We finished Romans, which means we need to do two things. The first is to recommend that you re-read Romans and grab yourself a good commentary or study tool for the book. I have not finished all of C. Marvin Pate’s Teach-the-Text Commentary on Romans, but I have no qualms about commending it to you as a study help. I’ll be digging into that whole series later.
The second item is to determine where to go next. I had leapt from Mark to Romans, and now need to go somewhere else. I should have kept the New Testament side of Through the Whole Bible in canonical order, but I didn’t. So, we did a Gospel, now a Pauline Epistle, and we’re going back to a Gospel. We’re going to process John. Actually, I think I’m going to do the Johannine corpus, so we’ll move through John, 1,2,3 John, and Revelation. That’s right. If Revelation doesn’t happen before too much longer, you’ll have to endure a blog on it.
If you were to pull up the trailer for the upcoming movie Thor: The Dark World, you would hear Anthony Hopkins state that
“Some believe that before the world, there was nothing. They’re wrong. There was darkness.”
He goes on from there to follow into a theology that’s a mix of Marvel Comics and Semi-Norse Mythology, so I don’t commend the whole thing for theology. Just for fun. I love a good superhero film.
He is partially right, though. If you look at Scripture, there was a time when God created the Heavens and the Earth (Genesis 1:1-2) and calls light into existence. Then, He separates light from darkness. Darkness shows up quickly in the beginning. I would, however, hazard that darkness is different in this situation than Odin is referencing. I would suggest that the darkness of Genesis 1 is representative of the universe in which God is present, but not actively creating.
Because we revisit the In the Beginning of Genesis 1 when we come to John 1. The words echo: In the Beginning…
Yet we also see a contrast between Genesis and John. In Genesis, In the Beginning, God does something. In John, In the Beginning, the Word simply is. The Word is there, when In the Beginning occurs. The Word is already God when In the Beginning occurs.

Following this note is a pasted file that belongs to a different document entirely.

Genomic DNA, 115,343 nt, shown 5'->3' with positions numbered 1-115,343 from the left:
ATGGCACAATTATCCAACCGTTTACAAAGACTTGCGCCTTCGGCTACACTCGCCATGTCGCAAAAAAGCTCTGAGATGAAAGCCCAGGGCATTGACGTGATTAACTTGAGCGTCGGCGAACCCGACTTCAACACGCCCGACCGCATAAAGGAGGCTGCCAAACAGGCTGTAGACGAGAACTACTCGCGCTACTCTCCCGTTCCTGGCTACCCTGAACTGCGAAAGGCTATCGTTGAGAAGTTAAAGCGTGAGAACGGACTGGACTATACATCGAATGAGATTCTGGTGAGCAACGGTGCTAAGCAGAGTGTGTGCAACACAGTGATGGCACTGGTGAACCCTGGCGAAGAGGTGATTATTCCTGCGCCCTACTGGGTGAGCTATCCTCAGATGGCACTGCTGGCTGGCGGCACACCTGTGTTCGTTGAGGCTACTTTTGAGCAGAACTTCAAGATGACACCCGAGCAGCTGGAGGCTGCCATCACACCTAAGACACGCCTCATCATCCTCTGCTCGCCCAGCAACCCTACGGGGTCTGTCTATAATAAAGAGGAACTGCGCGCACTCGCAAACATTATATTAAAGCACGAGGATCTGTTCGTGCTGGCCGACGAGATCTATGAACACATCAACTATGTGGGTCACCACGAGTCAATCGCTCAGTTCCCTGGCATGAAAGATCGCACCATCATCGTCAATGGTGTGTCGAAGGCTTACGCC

The Gospel of John, then, is not truly about origins. In the same way, Genesis is not about origins, either, because the origin of God is not addressed in either. These reflections on In the Beginning are about who God is and what God does—Genesis addressing the latter and John the former.
John, like Genesis, moves quickly to addressing darkness. Genesis gives us the creation of light and the separation of the two. John gives us something more: that the light of Genesis 1 is not an original thought but an echo of something, Someone, greater.
The light is in John 1:4-5. The Light is in Him, the life of mankind. The Light is so great that separating the Light from the darkness is an action of protection for the darkness—not a need for the Light. Not a need for the One, who is the Light that shines in the darkness without the dark even understanding, much less overcoming, Him.
This is the Light. God separates the Light from the darkness because if He didn’t, the Light would utterly destroy the darkness and all that goes with it—which means those men who love the darkness more than the light. Those are the same men from whom God draws, through the Light, to Himself.
How does He do that?
By the greatest verse in John: John 1:14, that the Word put on flesh and dwelt among us. Remembering to see John as he was: a man steeped in the Old Testament, we see that the Word puts on flesh and tabernacles among us, just as God dwelt in the Tabernacle in Exodus.
John opens his explanation of the life of Jesus by showing just how evident Jesus is within the Old Testament. He does so while showing just how clear the philosophical ideas of the Gentile world demonstrate Jesus with his discussions of light, darkness, and the logic of the world, which is referred to in the choice of the word “logos” for Word.
He then goes on to declare how much greater Jesus is because Jesus came down to be among people, to bring humanity back to Him. That is the message of John: how this was shown.
Today’s Nerd Note: John also addresses any identity issues for John the Baptist. First, by identifying John the Baptist he separates the authorship of this Gospel from that John.
Second, he makes clear that John the Baptist was, from the beginning, a supporting character. John had been executed by the Romans, just like Jesus, but it happened first. Was Jesus simply trying to follow John the Baptist? No, John the Gospel-writer posits. Jesus was always more important.
Third, the probably better label for John the Baptist is John, the one who immerses. Just a little pro-credo-baptist observation.
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